Prototype homes on Euclid Avenue
City homes for the next 100 years
In a historical neighborhood like East Liberty, many homes lack the energy-saving features of more updated, modern houses. Thanks to several green residential development projects, the neighborhood’s homes are becoming more sustainable and energy-efficient.
East Liberty Development, Inc. is partnering with West Penn Energy Solutions to rehab the home at 710 North St. Clair St., turning it into a zero-energy house that will actually produce more energy than it uses. WPES is serving as the contractor on this project, overseeing an energy-efficient retro-fit for the entire house.
In support of WPES, ELDI has raised funding for the implementation of this project as well as education and outreach. PurBlu Beverages, with The Sprout Fund, has provided a $1,000 grant to spread the word about the house throughout the region. ELDI provided a grant of a $5,000 through its East End Sustainability Project (funded by the Heinz Endowments) for the energy-efficient rehab.
Energy efficient prototype homes
In addition to this zero-energy house, ELDI has built six prototype homes, all twice as efficient as an Energy Star-rated residence. The high-performance HVAC system, designed to circulate just the right amount of air, is a big contributor to each homes’ energy efficiency. Plenty of insulation also saves energy, keeping warm air in during the winter and out during the summer. Finally, homes are built using thermal bridging. This technique places stronger studs further apart, eliminating some of the cold air that can travel through the studs.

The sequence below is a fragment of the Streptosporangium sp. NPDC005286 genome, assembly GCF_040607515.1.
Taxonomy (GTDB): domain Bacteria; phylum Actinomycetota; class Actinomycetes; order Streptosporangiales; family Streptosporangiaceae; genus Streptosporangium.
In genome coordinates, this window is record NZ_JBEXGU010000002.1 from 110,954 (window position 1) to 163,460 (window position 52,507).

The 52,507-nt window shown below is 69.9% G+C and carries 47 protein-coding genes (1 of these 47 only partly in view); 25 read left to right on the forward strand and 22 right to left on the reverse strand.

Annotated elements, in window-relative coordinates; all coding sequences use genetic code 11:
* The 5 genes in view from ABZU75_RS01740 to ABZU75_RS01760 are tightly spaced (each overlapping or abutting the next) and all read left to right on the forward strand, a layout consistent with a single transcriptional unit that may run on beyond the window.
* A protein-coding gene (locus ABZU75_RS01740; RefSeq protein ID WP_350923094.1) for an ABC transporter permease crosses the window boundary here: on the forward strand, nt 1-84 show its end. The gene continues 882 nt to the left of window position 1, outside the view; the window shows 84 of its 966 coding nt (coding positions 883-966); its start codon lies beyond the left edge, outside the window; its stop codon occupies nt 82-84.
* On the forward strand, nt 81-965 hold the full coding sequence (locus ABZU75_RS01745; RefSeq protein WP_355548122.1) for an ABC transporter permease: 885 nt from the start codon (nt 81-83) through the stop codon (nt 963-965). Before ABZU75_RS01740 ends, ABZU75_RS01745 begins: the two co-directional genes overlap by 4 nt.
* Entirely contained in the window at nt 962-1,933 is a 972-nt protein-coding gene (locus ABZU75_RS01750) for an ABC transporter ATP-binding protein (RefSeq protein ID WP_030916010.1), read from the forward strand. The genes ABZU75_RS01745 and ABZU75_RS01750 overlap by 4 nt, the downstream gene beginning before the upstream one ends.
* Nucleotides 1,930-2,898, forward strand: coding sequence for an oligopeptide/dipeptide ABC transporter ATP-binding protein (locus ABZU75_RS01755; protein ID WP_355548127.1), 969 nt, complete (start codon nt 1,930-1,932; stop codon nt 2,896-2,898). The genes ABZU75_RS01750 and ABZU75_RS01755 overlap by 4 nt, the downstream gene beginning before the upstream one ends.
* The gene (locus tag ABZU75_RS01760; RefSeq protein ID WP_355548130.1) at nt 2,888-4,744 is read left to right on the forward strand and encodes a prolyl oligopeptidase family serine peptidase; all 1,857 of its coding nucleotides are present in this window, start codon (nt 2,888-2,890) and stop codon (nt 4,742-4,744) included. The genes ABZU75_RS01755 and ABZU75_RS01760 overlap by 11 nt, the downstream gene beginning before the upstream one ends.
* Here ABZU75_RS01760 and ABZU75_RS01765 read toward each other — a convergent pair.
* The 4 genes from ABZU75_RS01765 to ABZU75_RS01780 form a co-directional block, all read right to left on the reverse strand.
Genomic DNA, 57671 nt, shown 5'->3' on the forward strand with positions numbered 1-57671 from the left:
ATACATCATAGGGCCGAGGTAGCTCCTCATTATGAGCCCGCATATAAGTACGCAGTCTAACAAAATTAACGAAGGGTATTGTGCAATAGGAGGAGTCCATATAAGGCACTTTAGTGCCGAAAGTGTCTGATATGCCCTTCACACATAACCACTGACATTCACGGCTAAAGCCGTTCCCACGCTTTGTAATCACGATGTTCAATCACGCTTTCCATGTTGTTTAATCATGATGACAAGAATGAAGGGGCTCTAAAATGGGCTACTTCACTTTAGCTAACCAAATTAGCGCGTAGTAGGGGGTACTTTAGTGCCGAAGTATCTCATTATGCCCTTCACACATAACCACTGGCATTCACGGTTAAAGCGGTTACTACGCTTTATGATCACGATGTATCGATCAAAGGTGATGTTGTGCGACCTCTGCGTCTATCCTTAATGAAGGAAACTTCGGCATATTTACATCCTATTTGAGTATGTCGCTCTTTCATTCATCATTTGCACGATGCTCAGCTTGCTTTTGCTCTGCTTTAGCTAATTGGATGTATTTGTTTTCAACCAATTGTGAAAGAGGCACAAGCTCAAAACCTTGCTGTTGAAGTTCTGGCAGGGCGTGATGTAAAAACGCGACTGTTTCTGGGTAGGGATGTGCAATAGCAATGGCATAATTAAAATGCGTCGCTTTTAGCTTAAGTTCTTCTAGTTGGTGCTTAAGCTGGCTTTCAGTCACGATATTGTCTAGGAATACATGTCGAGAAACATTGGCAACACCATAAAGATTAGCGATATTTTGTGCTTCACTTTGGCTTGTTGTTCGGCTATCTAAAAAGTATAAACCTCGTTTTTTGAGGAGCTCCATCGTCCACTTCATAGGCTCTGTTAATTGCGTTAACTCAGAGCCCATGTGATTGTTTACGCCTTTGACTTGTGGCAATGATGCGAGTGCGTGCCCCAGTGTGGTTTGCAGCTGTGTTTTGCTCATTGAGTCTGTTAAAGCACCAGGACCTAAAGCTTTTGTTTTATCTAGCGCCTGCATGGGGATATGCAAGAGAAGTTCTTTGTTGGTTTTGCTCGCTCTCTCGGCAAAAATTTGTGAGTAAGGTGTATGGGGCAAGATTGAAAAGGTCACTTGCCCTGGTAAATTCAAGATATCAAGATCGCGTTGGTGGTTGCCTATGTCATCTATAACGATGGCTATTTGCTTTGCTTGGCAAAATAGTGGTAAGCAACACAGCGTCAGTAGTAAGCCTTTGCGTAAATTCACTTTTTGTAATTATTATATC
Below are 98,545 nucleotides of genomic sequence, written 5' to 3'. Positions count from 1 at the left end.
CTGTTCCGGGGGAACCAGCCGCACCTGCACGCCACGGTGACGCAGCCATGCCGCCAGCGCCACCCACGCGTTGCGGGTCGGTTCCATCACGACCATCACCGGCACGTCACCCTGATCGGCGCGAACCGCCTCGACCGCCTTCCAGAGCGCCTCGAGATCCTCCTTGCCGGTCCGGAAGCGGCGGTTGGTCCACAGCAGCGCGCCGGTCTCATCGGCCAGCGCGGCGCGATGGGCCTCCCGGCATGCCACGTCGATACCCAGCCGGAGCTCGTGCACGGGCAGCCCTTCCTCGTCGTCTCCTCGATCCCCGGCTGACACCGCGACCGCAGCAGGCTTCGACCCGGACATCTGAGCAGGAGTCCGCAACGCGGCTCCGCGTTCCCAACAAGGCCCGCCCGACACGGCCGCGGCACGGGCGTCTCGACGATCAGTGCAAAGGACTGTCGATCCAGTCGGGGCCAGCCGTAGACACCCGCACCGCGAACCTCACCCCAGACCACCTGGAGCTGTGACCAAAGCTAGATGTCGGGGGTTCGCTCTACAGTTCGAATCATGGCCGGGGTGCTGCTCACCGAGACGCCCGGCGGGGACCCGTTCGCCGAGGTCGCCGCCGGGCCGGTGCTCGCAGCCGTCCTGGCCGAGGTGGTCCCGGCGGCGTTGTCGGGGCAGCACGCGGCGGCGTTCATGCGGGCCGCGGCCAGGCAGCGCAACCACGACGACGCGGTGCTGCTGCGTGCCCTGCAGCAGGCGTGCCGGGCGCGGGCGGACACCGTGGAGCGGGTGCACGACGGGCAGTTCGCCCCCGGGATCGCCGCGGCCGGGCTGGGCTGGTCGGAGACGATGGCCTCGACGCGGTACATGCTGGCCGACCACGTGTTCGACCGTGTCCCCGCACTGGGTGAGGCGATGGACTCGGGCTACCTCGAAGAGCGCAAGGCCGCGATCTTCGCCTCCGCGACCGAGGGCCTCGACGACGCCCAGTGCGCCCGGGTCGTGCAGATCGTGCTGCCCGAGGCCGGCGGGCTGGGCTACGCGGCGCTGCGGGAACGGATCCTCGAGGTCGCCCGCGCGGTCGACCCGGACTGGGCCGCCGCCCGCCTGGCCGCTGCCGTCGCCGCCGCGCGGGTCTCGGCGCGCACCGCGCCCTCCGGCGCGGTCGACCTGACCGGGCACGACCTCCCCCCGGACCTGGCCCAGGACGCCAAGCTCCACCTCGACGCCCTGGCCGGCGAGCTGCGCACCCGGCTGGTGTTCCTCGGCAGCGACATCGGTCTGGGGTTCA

These homes bring new construction into the city, said ELDI Project Manager Eric Jester, and show suburban home builders that building within the city limits is indeed possible. So far, ELDI has sold three of the prototype homes, with a fourth in the works. ELDI has also received a signed agreement from a buyer to construct a new home on a vacant lot, following the prototype models.
Chuck and Julia Reynolds were the first people to purchase one of the energy efficient prototype homes, the Dickinson model.
“This gave us the chance to have a decent-sized home that is really well laid out, and bright inside, without a lot of work to do,” said Julia. “We still have the feeling of being in the city, in an older neighborhood, which we like.”
“I love the clean, modern lines and the high ceilings,” said Chuck.